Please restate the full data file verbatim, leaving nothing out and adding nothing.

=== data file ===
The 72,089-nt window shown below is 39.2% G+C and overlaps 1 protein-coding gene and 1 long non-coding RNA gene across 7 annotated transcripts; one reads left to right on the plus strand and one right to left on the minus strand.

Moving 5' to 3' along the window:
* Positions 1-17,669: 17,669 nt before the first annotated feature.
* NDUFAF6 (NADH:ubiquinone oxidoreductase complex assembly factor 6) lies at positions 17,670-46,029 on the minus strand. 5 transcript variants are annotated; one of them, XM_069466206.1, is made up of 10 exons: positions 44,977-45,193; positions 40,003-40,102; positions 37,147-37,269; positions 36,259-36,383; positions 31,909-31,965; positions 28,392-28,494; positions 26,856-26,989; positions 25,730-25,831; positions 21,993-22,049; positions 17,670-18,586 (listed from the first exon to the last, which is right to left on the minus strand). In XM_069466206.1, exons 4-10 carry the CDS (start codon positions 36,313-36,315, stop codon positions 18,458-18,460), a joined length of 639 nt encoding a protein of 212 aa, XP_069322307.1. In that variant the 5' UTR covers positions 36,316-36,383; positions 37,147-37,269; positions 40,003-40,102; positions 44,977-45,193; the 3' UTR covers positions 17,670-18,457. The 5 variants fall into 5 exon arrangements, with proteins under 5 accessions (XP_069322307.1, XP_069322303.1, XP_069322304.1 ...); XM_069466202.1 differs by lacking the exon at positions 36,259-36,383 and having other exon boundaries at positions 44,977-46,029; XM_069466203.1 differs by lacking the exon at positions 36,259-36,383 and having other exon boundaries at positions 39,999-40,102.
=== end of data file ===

The 72,089-nt window shown below is 39.2% G+C and overlaps 1 protein-coding gene and 1 long non-coding RNA gene across 7 annotated transcripts; one reads left to right on the plus strand and one right to left on the minus strand.

Moving 5' to 3' along the window:
* Positions 1-17,669: 17,669 nt before the first annotated feature.
* NDUFAF6 (NADH:ubiquinone oxidoreductase complex assembly factor 6) lies at positions 17,670-46,029 on the minus strand. 5 transcript variants are annotated; one of them, XM_069466206.1, is made up of 10 exons: positions 44,977-45,193; positions 40,003-40,102; positions 37,147-37,269; positions 36,259-36,383; positions 31,909-31,965; positions 28,392-28,494; positions 26,856-26,989; positions 25,730-25,831; positions 21,993-22,049; positions 17,670-18,586 (listed from the first exon to the last, which is right to left on the minus strand). In XM_069466206.1, exons 4-10 carry the CDS (start codon positions 36,313-36,315, stop codon positions 18,458-18,460), a joined length of 639 nt encoding a protein of 212 aa, XP_069322307.1. In that variant the 5' UTR covers positions 36,316-36,383; positions 37,147-37,269; positions 40,003-40,102; positions 44,977-45,193; the 3' UTR covers positions 17,670-18,457. The 5 variants fall into 5 exon arrangements, with proteins under 5 accessions (XP_069322307.1, XP_069322303.1, XP_069322304.1 ...); XM_069466202.1 differs by lacking the exon at positions 36,259-36,383 and having other exon boundaries at positions 44,977-46,029; XM_069466203.1 differs by lacking the exon at positions 36,259-36,383 and having other exon boundaries at positions 39,999-40,102.